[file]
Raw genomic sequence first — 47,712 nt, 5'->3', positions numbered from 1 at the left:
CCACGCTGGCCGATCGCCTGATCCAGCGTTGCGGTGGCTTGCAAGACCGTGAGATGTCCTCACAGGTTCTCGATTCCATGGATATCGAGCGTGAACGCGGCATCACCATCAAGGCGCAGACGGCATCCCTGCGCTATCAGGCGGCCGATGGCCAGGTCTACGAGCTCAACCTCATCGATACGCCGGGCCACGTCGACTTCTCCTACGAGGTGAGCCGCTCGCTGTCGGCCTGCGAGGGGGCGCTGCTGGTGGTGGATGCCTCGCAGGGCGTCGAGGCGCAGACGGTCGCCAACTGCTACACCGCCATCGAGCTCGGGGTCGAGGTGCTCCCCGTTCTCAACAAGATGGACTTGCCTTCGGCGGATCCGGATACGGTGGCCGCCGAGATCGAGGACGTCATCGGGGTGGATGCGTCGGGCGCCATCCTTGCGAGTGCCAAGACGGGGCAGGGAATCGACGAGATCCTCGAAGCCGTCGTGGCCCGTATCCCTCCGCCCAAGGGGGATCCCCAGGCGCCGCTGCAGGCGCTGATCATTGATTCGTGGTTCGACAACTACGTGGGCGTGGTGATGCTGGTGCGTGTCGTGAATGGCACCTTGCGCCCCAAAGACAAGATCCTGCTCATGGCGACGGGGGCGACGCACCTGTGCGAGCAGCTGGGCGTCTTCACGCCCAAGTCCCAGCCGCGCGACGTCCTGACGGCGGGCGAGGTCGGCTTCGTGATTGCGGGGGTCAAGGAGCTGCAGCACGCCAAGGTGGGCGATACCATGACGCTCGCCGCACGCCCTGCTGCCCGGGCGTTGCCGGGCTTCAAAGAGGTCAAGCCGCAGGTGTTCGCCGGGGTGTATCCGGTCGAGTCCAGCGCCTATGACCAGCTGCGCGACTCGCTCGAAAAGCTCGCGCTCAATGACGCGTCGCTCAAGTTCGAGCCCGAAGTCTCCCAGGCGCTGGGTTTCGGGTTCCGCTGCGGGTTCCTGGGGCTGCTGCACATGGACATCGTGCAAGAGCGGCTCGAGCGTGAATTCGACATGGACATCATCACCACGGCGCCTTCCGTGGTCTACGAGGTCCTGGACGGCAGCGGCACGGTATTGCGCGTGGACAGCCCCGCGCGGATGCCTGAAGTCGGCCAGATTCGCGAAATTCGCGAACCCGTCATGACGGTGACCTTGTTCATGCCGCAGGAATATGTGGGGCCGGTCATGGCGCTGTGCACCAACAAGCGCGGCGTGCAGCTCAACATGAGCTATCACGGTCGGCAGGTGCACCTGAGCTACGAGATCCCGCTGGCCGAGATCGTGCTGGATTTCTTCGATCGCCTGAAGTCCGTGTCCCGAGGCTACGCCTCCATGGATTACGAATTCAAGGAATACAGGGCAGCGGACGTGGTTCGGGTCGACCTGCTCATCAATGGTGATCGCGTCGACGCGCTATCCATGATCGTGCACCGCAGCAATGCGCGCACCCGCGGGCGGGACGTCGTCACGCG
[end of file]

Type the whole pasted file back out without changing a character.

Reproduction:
Raw genomic sequence first — 47,712 nt, 5'->3', positions numbered from 1 at the left:
CCACGCTGGCCGATCGCCTGATCCAGCGTTGCGGTGGCTTGCAAGACCGTGAGATGTCCTCACAGGTTCTCGATTCCATGGATATCGAGCGTGAACGCGGCATCACCATCAAGGCGCAGACGGCATCCCTGCGCTATCAGGCGGCCGATGGCCAGGTCTACGAGCTCAACCTCATCGATACGCCGGGCCACGTCGACTTCTCCTACGAGGTGAGCCGCTCGCTGTCGGCCTGCGAGGGGGCGCTGCTGGTGGTGGATGCCTCGCAGGGCGTCGAGGCGCAGACGGTCGCCAACTGCTACACCGCCATCGAGCTCGGGGTCGAGGTGCTCCCCGTTCTCAACAAGATGGACTTGCCTTCGGCGGATCCGGATACGGTGGCCGCCGAGATCGAGGACGTCATCGGGGTGGATGCGTCGGGCGCCATCCTTGCGAGTGCCAAGACGGGGCAGGGAATCGACGAGATCCTCGAAGCCGTCGTGGCCCGTATCCCTCCGCCCAAGGGGGATCCCCAGGCGCCGCTGCAGGCGCTGATCATTGATTCGTGGTTCGACAACTACGTGGGCGTGGTGATGCTGGTGCGTGTCGTGAATGGCACCTTGCGCCCCAAAGACAAGATCCTGCTCATGGCGACGGGGGCGACGCACCTGTGCGAGCAGCTGGGCGTCTTCACGCCCAAGTCCCAGCCGCGCGACGTCCTGACGGCGGGCGAGGTCGGCTTCGTGATTGCGGGGGTCAAGGAGCTGCAGCACGCCAAGGTGGGCGATACCATGACGCTCGCCGCACGCCCTGCTGCCCGGGCGTTGCCGGGCTTCAAAGAGGTCAAGCCGCAGGTGTTCGCCGGGGTGTATCCGGTCGAGTCCAGCGCCTATGACCAGCTGCGCGACTCGCTCGAAAAGCTCGCGCTCAATGACGCGTCGCTCAAGTTCGAGCCCGAAGTCTCCCAGGCGCTGGGTTTCGGGTTCCGCTGCGGGTTCCTGGGGCTGCTGCACATGGACATCGTGCAAGAGCGGCTCGAGCGTGAATTCGACATGGACATCATCACCACGGCGCCTTCCGTGGTCTACGAGGTCCTGGACGGCAGCGGCACGGTATTGCGCGTGGACAGCCCCGCGCGGATGCCTGAAGTCGGCCAGATTCGCGAAATTCGCGAACCCGTCATGACGGTGACCTTGTTCATGCCGCAGGAATATGTGGGGCCGGTCATGGCGCTGTGCACCAACAAGCGCGGCGTGCAGCTCAACATGAGCTATCACGGTCGGCAGGTGCACCTGAGCTACGAGATCCCGCTGGCCGAGATCGTGCTGGATTTCTTCGATCGCCTGAAGTCCGTGTCCCGAGGCTACGCCTCCATGGATTACGAATTCAAGGAATACAGGGCAGCGGACGTGGTTCGGGTCGACCTGCTCATCAATGGTGATCGCGTCGACGCGCTATCCATGATCGTGCACCGCAGCAATGCGCGCACCCGCGGGCGGGACGTCGTCACGCG